As workwear, fashion staple and symbol of rebellion, denim has a long, rich history, but only recently have companies begun to mitigate its environmental cost
Sass Brown: The environmental and human impact of your denim jeans
“Denim is the fabric of our lives” is a tagline from the cotton industry that perfectly captures the fabric’s ubiquity. Found in wardrobes around the world, denim jeans simultaneously represent rebellion, youth and a wardrobe staple. They epitomise history, tradition, hard work and authenticity.
Jeans began as workwear, a garment produced for men toiling in the mines and railroads or prospecting for gold. They were the outgrowth of a partnership between tailor Jacob Davis and dry-goods merchant Levi Strauss, and were made from a sturdy fabric originally named serge de Nimes after the city in France where the textile was produced. The fabric has a distinctive twill (diagonal) weave and is dyed with indigo, which gives it its distinctive blue colour. What made Levi Strauss’s workwear unique, however, was the addition of copper rivets on the stress points of the pockets and fly, to stop them tearing.
From workwear to symbols of rebellion, denim jeans have acted as important historical markers. Popularised by James Dean in Rebel Without a Cause, Marlon Brando in The Wild One and Elvis Presley, denim jeans became synonymous with counterculture.
In the 1960s and 1970s, denim jeans were adopted as a fashion item with the proliferation of bell-bottoms, Jesus jeans, hipsters and coloured denim made from new fabrics like polyester cotton. Everyone from Hell’s Angels, punk rockers, skinheads, bikers and cowboys, to rock gods and hip-hop moguls have laid claim to denim’s importance in their visual identity.
Designer denim was born when Europe and Japan entered the scene – from denim snobs’ reverence of Japanese raw selvedge denim, to the birth of designer brands such as Girbaud, Fiorucci and Gloria Vanderbilt. With Calvin Klein’s famous ad with the teenage Brooke Shields suggestively saying “nothing comes between me and my Calvin’s”, the focus shifted from utility to sex appeal.
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However, the problem with denim is its environmental and human footprint. It takes approximately 5,700 litres of water to grow the 0.68 kilograms of cotton used to produce one pair of denim jeans. Cotton also uses large amounts of pesticides and the yarn is bleached with toxic chemicals, which too often cause water pollution in the developing nations where they are produced. Synthetic indigo also uses heavy metals such as cadmium, lead and mercury.
Most denim jeans receive some kind of finish to give them their famous deconstructed look, many of which use chemicals and bleach, vast amounts of water, or sanding and sandblasting, all of which have health and environmental implications. The single biggest effect, however, is actually in the consumer stage, with the average pair of jeans being washed between 50 and 75 times, requiring enormous amounts of water and energy.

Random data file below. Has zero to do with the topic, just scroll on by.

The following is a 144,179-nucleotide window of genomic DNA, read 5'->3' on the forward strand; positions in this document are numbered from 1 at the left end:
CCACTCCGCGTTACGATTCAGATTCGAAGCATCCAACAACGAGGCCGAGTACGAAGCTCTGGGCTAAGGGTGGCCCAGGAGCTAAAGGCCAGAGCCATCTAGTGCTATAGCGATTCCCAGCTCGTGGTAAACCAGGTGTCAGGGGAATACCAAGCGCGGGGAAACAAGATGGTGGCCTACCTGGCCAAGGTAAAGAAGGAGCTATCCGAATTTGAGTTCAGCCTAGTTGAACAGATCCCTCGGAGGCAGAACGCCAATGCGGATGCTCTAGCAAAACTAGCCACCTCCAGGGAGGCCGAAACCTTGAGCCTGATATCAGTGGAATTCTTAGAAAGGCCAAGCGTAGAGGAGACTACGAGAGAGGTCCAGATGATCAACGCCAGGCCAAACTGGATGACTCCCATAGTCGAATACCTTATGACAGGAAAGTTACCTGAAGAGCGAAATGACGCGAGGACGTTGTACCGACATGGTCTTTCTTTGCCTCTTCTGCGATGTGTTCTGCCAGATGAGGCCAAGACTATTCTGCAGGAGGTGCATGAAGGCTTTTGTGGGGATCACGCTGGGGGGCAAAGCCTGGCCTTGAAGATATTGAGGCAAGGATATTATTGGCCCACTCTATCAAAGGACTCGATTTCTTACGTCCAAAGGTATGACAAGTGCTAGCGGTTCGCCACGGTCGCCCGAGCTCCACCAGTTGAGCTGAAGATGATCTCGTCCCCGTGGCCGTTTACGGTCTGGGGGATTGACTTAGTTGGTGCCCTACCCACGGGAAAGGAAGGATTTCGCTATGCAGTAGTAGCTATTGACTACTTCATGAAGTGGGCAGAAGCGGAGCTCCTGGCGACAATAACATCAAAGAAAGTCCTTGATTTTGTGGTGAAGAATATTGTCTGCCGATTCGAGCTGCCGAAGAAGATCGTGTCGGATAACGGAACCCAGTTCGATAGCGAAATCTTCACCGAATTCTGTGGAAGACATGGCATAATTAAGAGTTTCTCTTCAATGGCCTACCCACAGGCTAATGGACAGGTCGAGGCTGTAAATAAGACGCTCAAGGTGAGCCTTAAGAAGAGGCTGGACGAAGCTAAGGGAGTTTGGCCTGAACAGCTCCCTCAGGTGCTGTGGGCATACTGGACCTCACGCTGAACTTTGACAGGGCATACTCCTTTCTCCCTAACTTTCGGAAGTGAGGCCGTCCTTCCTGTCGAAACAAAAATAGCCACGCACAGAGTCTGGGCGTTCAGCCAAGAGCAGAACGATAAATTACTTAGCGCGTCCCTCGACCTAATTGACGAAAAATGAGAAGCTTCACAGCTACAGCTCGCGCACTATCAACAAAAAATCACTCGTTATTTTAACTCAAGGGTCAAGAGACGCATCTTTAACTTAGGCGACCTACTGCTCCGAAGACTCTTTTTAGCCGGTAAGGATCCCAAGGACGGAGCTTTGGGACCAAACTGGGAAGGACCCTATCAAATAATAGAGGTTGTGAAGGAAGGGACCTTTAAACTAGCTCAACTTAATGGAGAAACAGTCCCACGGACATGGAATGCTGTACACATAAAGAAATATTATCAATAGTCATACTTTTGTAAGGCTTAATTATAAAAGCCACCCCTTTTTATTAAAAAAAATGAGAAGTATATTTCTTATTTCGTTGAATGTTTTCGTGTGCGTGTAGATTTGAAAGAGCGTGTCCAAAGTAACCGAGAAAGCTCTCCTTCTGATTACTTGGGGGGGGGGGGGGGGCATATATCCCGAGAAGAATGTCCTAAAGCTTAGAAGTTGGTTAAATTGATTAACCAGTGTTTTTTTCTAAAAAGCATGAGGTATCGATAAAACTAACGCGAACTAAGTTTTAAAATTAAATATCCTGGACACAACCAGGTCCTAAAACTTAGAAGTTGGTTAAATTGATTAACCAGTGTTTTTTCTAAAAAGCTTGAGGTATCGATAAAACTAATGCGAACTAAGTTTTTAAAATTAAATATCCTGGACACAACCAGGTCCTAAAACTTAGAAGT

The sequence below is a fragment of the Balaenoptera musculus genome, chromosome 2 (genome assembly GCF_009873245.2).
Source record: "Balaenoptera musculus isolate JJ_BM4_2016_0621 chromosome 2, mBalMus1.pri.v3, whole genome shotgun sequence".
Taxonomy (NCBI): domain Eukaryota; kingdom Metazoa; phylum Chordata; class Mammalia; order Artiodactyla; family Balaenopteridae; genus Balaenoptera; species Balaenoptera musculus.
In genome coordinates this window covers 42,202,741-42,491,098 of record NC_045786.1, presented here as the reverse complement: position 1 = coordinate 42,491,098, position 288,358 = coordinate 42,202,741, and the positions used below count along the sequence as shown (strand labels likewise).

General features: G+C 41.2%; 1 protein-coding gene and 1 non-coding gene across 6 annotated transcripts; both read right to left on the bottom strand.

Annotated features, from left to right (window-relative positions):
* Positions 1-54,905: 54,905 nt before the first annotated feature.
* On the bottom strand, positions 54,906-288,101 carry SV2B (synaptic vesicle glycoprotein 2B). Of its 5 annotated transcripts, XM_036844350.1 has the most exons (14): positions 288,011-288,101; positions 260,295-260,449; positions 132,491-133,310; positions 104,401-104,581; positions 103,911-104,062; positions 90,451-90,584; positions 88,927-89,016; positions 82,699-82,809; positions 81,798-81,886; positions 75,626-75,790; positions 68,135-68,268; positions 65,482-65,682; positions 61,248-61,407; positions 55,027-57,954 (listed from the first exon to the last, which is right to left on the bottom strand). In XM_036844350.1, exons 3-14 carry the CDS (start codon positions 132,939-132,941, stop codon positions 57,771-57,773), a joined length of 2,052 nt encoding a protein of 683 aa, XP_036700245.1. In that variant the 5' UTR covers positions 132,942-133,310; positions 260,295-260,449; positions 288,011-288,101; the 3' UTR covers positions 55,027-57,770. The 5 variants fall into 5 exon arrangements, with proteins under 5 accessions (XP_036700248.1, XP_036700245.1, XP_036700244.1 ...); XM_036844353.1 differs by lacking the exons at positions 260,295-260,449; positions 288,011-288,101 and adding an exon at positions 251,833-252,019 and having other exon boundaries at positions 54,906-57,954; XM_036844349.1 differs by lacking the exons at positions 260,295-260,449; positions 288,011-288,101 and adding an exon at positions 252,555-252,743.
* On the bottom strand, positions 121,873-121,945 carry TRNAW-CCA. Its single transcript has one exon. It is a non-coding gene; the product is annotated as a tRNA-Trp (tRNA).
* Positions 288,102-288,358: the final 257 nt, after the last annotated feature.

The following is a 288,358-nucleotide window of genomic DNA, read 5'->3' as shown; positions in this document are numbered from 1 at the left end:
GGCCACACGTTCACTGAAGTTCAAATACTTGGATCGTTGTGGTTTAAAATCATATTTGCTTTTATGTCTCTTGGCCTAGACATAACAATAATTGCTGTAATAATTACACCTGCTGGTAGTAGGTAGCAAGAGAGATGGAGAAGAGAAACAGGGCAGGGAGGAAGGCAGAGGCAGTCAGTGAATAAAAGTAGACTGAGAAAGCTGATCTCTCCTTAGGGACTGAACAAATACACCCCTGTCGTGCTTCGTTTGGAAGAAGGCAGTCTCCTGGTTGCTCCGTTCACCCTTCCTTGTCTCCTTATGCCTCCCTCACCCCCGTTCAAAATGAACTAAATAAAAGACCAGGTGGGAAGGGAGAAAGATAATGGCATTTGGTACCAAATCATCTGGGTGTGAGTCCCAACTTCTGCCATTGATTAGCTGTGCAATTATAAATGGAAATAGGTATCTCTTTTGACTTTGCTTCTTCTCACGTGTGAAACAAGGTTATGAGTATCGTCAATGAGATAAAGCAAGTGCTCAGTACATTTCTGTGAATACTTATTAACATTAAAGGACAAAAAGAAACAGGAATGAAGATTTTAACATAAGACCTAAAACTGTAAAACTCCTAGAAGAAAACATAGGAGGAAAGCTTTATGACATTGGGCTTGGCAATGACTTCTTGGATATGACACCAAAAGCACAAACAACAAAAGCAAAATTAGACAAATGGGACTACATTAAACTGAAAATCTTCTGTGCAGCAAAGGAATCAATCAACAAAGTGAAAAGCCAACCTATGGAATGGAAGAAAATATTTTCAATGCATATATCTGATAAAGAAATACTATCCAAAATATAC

As always, there are those implementing positive change. One of the foremost of these is Nudie Jeans, founded in Sweden in 2001. Born of a passion for dry, untreated denim, Nudie Jeans produces an all-organic denim line, produced in a fair and ethical way. Nudie was one of the first to popularise the concept of raw denim jeans that are meant to be worn and broken-in, with at least six months of continuous wear without laundering.
They epitomise our long-standing reverence for denim, cherishing the well-worn and the mended. These are jeans that represent the individual, and are worn as a second skin. To ensure their personalisation and longevity, the brand offers a free repair service, with expert tailors in many of their retail outlets. They also recycle used denim, feeding it back into the loop as the raw material for new products.
You might not expect the originator of denim jeans to also be at the forefront of denim innovation, but it is. Levi’s Wellthread collection represents a fundamental reinvention of the design process that incorporates sustainability in every stage of its development. Wellthread uses Water<Less denim, which constitutes a water saving of 65 per cent over the usual dye process. Almost unique to the brand is its monofibre design, with fabric, thread, pocketing and labels all made from 100 per cent cotton and designed for total recyclability. The collection is also produced in factories that invest in the well-being of the people who produce their garments.
Re/Done is an American brand that produces a luxury denim collection entirely fashioned from discarded vintage Levi’s.
It stems from the belief that vintage Levi’s denim carries, within its stitching, stories of years of wear and a history of a past life, with its travels and experiences recorded in the frayed pockets, fading and tears.
The brand takes the vintage denim jeans apart, recutting them into contemporary, fashionable styles. Re/Done manufactures its jeans in downtown Los Angeles, using water-conserving methods and no harsh chemicals. Quantities are strictly limited because each pair is hand picked, hand cut, and distinctly one of a kind. Like fine cheese, vintage denim only gets better with age.